Murphy, J.

24. The petitioners were the original applicants in Miscellaneous Application No. 22 of 1927 in the Court of the First Class Subordinate Judge, for a certificate under Act XXXIX of 1925 in respect of certain shares of some mills at Sholapur standing in the name of Abdul Nabi. Applicant No. 1 Abdul is Abdul Nabi's nephew, and applicant No. 2 Basulbi was Jatababi his brother's wife. Opponents Nos. 1 and 2, Ahmad and Sharifabi, pleaded that according to a partition decree made by the High Court in connection with cross appeals Nos. 308 and 320 of 1925, they were entitled to a certain proportion of these shares. Opponents Nos. 3, 4 and 5 opposed the application on the ground that the accumulated dividends to August 1926, the date of the compromise decree in the High Court, had never been, and still remained to be, divided.

25. The learned Subordinate Judge disallowed this last contention and granted a certificate to the applicants in respect of what he considered had been allotted to their share in the compromise decree. He granted a similar certificate to opponents Nos. 1 and 2 for their so allotted chare by the same decree, There was an appeal from this order to the learned District Judge of Sholapur, and contentions were made by opponents Nos. 3, 4 and 5 similar to those they had raised in the original Court.

26. The learned District Judge in coming to a different conclusion considered that the accumulated dividends had not been dealt with by the decree, and that he was entitled to go into the question of the rights of these opponents and the heirs of Abdul Nabi. He made an order specifying what the right of each such person was according to his share, and set aside the original Court's order.

27. The original applicants are the petitioners in this Court. I agree that the learned District Judge's order cannot be supported. Section 373 of the Indian Succession Act contemplates that a succession certificate may be granted to a person having the best title to it. And Sub-section (8) of that section is to the effect that:-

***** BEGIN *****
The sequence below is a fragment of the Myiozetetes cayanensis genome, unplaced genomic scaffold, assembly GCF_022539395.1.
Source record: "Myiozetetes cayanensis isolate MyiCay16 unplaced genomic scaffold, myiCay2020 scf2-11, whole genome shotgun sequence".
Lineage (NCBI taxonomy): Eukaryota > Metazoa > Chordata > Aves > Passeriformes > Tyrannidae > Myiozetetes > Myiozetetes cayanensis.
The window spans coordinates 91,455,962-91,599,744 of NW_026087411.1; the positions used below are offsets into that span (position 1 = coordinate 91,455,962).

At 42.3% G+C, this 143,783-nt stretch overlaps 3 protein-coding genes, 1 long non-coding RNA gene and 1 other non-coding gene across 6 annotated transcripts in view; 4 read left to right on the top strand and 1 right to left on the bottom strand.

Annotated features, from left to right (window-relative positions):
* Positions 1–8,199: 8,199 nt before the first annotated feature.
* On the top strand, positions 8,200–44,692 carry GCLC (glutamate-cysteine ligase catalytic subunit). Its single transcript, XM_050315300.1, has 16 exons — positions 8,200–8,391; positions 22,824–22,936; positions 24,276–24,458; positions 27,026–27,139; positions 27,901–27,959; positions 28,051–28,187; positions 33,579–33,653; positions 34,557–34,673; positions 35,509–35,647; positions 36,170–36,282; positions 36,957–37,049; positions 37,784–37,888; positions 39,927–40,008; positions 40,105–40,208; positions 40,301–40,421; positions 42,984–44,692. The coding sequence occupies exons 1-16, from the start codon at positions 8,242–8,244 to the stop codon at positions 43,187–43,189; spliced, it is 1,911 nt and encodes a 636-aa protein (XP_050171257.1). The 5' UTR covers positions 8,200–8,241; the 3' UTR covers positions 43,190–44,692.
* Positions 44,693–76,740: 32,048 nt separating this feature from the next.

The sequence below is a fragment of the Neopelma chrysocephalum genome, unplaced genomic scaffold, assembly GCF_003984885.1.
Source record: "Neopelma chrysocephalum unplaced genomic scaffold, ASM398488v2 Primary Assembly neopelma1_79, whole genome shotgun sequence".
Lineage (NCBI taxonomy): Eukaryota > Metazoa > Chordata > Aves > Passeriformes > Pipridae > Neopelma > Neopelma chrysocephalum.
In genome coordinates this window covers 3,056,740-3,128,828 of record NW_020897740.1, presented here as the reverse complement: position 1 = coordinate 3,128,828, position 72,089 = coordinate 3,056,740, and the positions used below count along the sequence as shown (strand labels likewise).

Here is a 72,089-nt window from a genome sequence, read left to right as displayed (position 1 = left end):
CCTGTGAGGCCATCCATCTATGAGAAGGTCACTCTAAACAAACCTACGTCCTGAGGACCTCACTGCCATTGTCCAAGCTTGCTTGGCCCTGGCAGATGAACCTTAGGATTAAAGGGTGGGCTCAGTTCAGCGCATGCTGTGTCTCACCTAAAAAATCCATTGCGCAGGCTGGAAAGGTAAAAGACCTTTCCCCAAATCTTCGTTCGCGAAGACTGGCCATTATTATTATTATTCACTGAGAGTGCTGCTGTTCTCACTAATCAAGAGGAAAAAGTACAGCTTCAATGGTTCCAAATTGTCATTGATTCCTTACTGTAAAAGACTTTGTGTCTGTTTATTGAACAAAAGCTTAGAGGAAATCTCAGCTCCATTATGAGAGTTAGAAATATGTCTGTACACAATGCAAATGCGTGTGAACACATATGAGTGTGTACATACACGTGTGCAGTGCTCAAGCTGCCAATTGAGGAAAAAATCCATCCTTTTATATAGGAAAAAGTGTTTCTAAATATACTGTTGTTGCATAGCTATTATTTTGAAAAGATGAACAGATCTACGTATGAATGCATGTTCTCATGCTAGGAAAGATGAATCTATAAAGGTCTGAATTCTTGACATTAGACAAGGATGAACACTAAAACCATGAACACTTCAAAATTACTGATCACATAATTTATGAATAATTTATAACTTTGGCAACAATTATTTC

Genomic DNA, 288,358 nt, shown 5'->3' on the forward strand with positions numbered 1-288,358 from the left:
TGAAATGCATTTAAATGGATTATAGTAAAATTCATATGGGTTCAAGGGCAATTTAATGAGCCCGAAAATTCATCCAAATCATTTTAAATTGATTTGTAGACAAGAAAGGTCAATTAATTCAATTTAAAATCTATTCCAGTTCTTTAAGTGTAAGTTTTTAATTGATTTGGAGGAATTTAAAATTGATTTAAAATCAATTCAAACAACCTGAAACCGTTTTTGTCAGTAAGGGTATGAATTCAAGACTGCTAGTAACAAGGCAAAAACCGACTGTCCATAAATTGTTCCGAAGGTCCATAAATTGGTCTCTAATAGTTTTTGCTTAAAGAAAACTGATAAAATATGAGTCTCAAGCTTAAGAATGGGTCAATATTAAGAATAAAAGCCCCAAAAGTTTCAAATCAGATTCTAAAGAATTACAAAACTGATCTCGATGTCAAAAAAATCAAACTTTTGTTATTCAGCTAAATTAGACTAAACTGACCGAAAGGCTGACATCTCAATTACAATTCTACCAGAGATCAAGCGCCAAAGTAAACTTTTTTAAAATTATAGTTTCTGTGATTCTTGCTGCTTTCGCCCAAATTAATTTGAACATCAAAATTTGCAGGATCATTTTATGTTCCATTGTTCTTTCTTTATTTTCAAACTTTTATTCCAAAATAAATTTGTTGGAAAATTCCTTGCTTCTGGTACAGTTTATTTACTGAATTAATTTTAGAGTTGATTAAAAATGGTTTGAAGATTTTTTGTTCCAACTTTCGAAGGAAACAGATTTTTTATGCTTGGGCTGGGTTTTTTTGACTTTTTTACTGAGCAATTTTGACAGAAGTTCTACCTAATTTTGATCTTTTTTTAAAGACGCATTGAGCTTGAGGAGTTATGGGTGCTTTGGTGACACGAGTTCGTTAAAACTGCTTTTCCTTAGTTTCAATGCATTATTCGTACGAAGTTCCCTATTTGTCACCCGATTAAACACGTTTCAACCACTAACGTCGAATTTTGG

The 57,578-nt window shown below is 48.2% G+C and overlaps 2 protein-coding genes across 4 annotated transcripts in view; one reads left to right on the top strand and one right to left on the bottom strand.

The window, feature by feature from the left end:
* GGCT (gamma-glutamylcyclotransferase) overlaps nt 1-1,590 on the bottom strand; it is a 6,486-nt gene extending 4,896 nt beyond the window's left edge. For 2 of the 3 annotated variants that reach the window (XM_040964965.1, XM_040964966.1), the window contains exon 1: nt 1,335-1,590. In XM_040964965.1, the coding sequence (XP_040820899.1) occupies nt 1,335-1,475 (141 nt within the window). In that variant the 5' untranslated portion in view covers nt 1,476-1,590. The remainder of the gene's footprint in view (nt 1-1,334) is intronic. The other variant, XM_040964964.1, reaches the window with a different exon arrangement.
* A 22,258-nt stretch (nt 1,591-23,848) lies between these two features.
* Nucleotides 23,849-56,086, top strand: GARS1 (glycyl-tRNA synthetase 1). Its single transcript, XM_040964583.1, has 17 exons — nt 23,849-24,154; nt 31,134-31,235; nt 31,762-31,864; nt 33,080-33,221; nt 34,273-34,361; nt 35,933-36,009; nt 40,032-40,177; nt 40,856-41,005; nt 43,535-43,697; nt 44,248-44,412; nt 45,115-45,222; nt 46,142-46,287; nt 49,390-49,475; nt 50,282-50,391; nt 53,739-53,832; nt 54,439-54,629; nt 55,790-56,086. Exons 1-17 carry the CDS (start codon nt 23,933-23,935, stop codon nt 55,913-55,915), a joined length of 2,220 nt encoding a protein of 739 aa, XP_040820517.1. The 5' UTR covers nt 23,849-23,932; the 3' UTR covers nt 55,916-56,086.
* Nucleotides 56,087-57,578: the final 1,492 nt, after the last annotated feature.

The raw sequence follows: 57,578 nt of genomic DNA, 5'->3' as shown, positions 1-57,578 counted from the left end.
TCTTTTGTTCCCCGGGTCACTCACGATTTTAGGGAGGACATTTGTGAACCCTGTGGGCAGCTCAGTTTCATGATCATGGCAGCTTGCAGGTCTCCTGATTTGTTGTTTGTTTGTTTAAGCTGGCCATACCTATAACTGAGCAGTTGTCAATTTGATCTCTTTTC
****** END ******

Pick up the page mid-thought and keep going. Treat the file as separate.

If the Judge cannot decide the right to the certificate without determining questions of law or fact which seem to be too intricate and difficult for determination in a summary proceeding, he may nevertheless grant a certificate to the applicant if he appears to be the person having prima facie the best title thereto.

The provision as to a case where there are more applicants than one for a certificate, and where more than one of such applicants is interested, is, that (Sub-section (4)) :-

the Judge may, in deciding to whom the certificate is to be granted, have regard to the extent of interest and the fitness in other respects of the applicants.

28. I think it was this sub-section which led the learned Subordinate Judge to grant the certificates to two of the parties before him. But it does not seem to me that the section authorized Abdul the learned District Judge to go into the question of the rights of the parties under the compromise decree of 1925, and definitely to decide what their respective shares were.

29. In these circumstances I agree that amending the order made by the District Court would probably only lead to further complication in the matter, and that the District Judge's order must be set aside, and that made by the original Court restored, as proposed in the judgment just pronounced by the learned Chief Justice.

30. Per Curiam. Order of District Judge set aside. Order of trial Judge restored. Respondents (original opponents Nos. 3, 4 and 5 to pay costs of applicants of this revisional application and of appeal to District Judge. Above order to be without prejudice to any suit which respondents or any of them may be advised to bring re their claim to accumulated dividends on certain shares mentioned in the succession certificate.